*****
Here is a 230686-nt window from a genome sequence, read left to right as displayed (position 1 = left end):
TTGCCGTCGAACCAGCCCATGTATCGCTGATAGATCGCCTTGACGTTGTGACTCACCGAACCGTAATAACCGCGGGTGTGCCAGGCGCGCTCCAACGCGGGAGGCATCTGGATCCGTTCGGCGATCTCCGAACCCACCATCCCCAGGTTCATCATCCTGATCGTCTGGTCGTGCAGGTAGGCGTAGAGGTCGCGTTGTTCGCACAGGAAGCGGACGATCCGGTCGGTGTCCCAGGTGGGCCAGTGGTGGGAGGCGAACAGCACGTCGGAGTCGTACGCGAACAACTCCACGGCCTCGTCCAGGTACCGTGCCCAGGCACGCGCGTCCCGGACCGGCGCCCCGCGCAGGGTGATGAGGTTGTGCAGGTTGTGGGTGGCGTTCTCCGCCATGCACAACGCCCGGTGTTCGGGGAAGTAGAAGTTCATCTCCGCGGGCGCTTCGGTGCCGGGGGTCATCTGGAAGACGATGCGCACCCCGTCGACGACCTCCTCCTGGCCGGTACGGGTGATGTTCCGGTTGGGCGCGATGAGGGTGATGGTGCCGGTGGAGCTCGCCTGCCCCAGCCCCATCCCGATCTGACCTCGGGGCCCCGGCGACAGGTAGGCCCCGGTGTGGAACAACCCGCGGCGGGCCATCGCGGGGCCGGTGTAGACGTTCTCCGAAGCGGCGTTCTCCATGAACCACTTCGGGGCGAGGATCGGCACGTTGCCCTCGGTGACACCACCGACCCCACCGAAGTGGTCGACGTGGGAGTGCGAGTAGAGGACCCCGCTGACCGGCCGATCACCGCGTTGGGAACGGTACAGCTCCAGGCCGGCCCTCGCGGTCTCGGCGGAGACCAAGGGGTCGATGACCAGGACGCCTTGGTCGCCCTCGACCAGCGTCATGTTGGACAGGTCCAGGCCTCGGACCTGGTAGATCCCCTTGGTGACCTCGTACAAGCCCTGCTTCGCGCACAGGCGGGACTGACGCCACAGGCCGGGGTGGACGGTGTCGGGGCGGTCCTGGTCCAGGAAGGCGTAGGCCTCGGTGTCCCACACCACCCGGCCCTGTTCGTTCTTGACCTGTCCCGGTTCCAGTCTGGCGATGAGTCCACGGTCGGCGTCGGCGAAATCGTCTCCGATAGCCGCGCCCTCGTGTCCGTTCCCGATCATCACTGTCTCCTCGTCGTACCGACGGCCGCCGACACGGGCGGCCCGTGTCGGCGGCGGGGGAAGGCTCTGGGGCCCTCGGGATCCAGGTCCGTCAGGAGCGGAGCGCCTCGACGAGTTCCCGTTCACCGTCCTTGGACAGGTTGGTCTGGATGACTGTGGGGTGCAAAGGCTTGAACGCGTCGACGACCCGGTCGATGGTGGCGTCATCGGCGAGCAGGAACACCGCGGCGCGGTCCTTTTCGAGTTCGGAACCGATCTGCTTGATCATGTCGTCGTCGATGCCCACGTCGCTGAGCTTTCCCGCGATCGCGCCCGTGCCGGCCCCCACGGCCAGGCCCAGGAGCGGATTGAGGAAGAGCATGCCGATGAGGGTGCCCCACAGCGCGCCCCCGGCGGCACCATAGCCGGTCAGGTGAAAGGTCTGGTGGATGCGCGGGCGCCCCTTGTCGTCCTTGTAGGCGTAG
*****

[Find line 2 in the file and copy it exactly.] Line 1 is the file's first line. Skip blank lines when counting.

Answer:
TTGCCGTCGAACCAGCCCATGTATCGCTGATAGATCGCCTTGACGTTGTGACTCACCGAACCGTAATAACCGCGGGTGTGCCAGGCGCGCTCCAACGCGGGAGGCATCTGGATCCGTTCGGCGATCTCCGAACCCACCATCCCCAGGTTCATCATCCTGATCGTCTGGTCGTGCAGGTAGGCGTAGAGGTCGCGTTGTTCGCACAGGAAGCGGACGATCCGGTCGGTGTCCCAGGTGGGCCAGTGGTGGGAGGCGAACAGCACGTCGGAGTCGTACGCGAACAACTCCACGGCCTCGTCCAGGTACCGTGCCCAGGCACGCGCGTCCCGGACCGGCGCCCCGCGCAGGGTGATGAGGTTGTGCAGGTTGTGGGTGGCGTTCTCCGCCATGCACAACGCCCGGTGTTCGGGGAAGTAGAAGTTCATCTCCGCGGGCGCTTCGGTGCCGGGGGTCATCTGGAAGACGATGCGCACCCCGTCGACGACCTCCTCCTGGCCGGTACGGGTGATGTTCCGGTTGGGCGCGATGAGGGTGATGGTGCCGGTGGAGCTCGCCTGCCCCAGCCCCATCCCGATCTGACCTCGGGGCCCCGGCGACAGGTAGGCCCCGGTGTGGAACAACCCGCGGCGGGCCATCGCGGGGCCGGTGTAGACGTTCTCCGAAGCGGCGTTCTCCATGAACCACTTCGGGGCGAGGATCGGCACGTTGCCCTCGGTGACACCACCGACCCCACCGAAGTGGTCGACGTGGGAGTGCGAGTAGAGGACCCCGCTGACCGGCCGATCACCGCGTTGGGAACGGTACAGCTCCAGGCCGGCCCTCGCGGTCTCGGCGGAGACCAAGGGGTCGATGACCAGGACGCCTTGGTCGCCCTCGACCAGCGTCATGTTGGACAGGTCCAGGCCTCGGACCTGGTAGATCCCCTTGGTGACCTCGTACAAGCCCTGCTTCGCGCACAGGCGGGACTGACGCCACAGGCCGGGGTGGACGGTGTCGGGGCGGTCCTGGTCCAGGAAGGCGTAGGCCTCGGTGTCCCACACCACCCGGCCCTGTTCGTTCTTGACCTGTCCCGGTTCCAGTCTGGCGATGAGTCCACGGTCGGCGTCGGCGAAATCGTCTCCGATAGCCGCGCCCTCGTGTCCGTTCCCGATCATCACTGTCTCCTCGTCGTACCGACGGCCGCCGACACGGGCGGCCCGTGTCGGCGGCGGGGGAAGGCTCTGGGGCCCTCGGGATCCAGGTCCGTCAGGAGCGGAGCGCCTCGACGAGTTCCCGTTCACCGTCCTTGGACAGGTTGGTCTGGATGACTGTGGGGTGCAAAGGCTTGAACGCGTCGACGACCCGGTCGATGGTGGCGTCATCGGCGAGCAGGAACACCGCGGCGCGGTCCTTTTCGAGTTCGGAACCGATCTGCTTGATCATGTCGTCGTCGATGCCCACGTCGCTGAGCTTTCCCGCGATCGCGCCCGTGCCGGCCCCCACGGCCAGGCCCAGGAGCGGATTGAGGAAGAGCATGCCGATGAGGGTGCCCCACAGCGCGCCCCCGGCGGCACCATAGCCGGTCAGGTGAAAGGTCTGGTGGATGCGCGGGCGCCCCTTGTCGTCCTTGTAGGCGTAG